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Shining the spotlight on two trailblazing women in aviation

08 March 2022

Shining the spotlight on two trailblazing women in aviation

To celebrate International Women's Day, we at bring you the stories of two of the most famous female trailblazers in the wonderful world of flying. So, buckle up and prepare to be inspired!

Amelia Earhart

When pilots are asked why they decided to pursue a career in the skies, they often say it was a childhood dream.

However, this was far from the case for the great Amelia Earhart. When the 10-year-old Earhart laid eyes on a plane for the very first time at a state fair, she humorously remarked: "It was a thing of rusty wire and wood and looked not at all interesting".

But this all changed in the winter of 1920, when the legendary aviator, Frank Hawks (dubbed the "fastest airman in the world') took Earhart, now 23, for a flight that would change not only her life, but also the aviation world and wider culture.

Eleven years later, on May 20-21, 1932, Earhart became the first female aviator to fly solo across the Atlantic Ocean. Setting off from Harbour Grace, Newfoundland, Earhart planned to land in Paris. However, she was met with strong winds, icy conditions and mechanical problems, forcing her to land in Derry, Northern Ireland. Despite not reaching her intended destination, Earhart completed what she had set out to achieve.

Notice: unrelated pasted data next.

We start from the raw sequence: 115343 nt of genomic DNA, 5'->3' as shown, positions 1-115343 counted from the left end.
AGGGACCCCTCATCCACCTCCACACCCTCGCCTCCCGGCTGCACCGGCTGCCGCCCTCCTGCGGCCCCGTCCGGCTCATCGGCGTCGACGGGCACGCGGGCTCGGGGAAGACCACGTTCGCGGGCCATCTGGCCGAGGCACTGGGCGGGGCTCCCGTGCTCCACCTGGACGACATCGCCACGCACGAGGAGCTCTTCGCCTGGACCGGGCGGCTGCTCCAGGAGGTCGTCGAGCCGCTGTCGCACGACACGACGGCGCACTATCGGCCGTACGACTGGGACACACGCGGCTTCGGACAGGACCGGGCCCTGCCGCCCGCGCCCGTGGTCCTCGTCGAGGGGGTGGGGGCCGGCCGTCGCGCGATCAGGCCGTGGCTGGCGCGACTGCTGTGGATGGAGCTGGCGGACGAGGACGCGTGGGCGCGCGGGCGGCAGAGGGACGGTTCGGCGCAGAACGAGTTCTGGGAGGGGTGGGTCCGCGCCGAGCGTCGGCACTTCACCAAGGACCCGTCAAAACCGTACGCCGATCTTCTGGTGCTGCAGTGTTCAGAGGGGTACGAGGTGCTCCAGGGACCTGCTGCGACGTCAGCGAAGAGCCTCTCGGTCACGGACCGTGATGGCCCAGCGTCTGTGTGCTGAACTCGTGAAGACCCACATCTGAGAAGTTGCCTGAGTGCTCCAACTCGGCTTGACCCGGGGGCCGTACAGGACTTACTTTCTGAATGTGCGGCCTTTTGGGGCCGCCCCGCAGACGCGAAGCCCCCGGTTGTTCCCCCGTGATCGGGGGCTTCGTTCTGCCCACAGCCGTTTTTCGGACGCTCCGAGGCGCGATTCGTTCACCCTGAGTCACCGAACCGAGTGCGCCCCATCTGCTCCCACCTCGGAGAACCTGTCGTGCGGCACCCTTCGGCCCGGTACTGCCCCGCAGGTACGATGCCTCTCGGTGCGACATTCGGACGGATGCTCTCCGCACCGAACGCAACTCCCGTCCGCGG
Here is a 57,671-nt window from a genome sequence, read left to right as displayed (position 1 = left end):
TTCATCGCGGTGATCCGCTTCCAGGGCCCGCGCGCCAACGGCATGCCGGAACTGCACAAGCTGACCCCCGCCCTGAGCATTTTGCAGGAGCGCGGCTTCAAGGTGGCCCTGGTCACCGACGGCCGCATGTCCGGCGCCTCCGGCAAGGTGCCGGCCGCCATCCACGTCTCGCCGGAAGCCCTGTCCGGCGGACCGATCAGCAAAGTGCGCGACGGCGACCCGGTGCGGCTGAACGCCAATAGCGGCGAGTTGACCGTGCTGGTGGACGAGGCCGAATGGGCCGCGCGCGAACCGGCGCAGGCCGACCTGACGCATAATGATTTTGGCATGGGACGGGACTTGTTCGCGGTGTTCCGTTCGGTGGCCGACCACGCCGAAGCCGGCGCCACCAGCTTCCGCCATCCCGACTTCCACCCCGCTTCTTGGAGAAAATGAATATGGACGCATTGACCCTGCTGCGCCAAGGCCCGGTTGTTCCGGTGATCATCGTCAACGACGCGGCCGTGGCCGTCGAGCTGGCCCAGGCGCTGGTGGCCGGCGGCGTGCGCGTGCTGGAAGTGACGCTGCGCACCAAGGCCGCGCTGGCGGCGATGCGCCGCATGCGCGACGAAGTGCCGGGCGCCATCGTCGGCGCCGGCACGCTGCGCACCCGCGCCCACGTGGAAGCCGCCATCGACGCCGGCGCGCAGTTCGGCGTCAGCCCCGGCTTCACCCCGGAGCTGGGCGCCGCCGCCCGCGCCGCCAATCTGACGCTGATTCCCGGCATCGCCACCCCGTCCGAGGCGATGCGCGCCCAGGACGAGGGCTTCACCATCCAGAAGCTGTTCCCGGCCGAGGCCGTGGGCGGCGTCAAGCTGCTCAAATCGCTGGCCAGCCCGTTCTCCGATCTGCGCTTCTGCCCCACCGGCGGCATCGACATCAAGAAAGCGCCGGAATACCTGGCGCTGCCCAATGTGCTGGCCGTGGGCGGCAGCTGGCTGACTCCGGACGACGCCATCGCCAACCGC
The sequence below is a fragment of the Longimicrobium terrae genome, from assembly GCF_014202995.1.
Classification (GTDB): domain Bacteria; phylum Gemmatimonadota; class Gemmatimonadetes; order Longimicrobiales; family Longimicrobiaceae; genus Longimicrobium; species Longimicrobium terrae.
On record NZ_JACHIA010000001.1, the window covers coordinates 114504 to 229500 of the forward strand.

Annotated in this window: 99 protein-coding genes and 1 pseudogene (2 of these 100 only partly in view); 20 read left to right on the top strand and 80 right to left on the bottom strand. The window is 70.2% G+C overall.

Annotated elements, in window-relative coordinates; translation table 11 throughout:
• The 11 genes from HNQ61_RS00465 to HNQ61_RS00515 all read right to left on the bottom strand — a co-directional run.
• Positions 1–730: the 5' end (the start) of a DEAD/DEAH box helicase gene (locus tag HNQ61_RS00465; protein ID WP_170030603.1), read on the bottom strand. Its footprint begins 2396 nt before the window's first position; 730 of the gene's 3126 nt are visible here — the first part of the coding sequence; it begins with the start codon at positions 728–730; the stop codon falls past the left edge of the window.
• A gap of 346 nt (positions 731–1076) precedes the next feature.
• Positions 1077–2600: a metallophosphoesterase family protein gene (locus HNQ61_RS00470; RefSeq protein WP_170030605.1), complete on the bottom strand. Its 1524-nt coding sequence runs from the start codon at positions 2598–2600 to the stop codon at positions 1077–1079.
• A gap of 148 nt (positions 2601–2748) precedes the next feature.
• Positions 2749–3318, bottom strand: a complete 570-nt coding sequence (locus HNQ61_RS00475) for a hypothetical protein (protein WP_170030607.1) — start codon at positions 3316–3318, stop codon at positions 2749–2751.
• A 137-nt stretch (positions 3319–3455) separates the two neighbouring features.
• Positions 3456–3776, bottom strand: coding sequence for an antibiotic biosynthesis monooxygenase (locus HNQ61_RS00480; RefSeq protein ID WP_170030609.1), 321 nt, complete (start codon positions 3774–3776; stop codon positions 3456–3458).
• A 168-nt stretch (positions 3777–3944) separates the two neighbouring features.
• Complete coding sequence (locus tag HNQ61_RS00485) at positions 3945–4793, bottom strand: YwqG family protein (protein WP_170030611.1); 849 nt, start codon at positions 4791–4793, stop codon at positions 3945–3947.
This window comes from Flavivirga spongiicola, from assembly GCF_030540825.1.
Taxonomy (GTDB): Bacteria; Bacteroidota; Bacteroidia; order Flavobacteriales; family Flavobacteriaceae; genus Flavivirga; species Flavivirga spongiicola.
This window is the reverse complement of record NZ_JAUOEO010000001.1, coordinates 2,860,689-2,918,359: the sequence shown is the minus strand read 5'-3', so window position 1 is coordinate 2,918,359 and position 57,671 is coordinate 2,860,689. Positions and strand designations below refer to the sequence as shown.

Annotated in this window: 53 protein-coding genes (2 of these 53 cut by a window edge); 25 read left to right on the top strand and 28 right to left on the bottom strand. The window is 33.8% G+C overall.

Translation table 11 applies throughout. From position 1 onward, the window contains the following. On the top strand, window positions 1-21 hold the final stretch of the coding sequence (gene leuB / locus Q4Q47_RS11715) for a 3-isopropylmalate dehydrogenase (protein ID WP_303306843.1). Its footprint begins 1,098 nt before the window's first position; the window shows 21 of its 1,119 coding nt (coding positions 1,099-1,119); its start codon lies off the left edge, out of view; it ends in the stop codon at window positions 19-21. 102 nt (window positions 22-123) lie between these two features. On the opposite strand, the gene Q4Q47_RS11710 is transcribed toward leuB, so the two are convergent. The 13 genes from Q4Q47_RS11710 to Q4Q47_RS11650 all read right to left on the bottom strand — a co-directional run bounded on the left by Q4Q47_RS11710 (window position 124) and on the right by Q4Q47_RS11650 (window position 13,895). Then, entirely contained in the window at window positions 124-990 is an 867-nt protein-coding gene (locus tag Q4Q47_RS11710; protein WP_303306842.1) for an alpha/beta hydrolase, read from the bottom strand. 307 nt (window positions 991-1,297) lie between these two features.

Amy Johnson

British aviator Amy Johnson is one of the inspiring female figureheads of the 20th century.

After graduating from the university, Johnson worked in London as a secretary for a solicitor. It was during this time that Johnson became interested in flying, and it was not long before she gained her pilot's licence.

However, what started as a hobby soon became an all-consuming determination to prove that women could be as competent as men in a hitherto male dominated field.

So, in May 1930, Johnson became the first woman to fly alone to Australia - a flight distance of an incredible 11,000 miles. Daringly, Amy had plotted the most direct route – simply by placing a ruler on the map. This took her over some of the world's harshest terrain, requiring her to fly in an open cockpit for up to eight hours at a time.

In 1931 she and co-pilot Jack Humphreys became the first people to fly from London to Moscow in one day. They then continued across Siberia and onto Tokyo, setting a record time from Britain to Japan. She followed this in 1932 with a solo record from London to Cape Town.

To appreciate the scale of her achievement, modern readers must appreciate that Amy had no radio link with the ground, as well as no reliable information about the weather conditions. What's more, until her Australia trip, Johnson's longest solo flight had been from London to Hull.

Johnson's commercial flying career ended at the outbreak of World War Two, but this did not stop Johnson from getting in the cockpit. Indeed, Amy joined the Air Transport Auxiliary and transported RAF aircraft around the country.

Be Inspired

If you'd like to follow in the footsteps of these inspirational women by jumping in the cockpit, look no further than our range of Flying Experiences and start your very own adventures - you can also purchase one of our open Gift Vouchers to redeem towards the experience of your choice.

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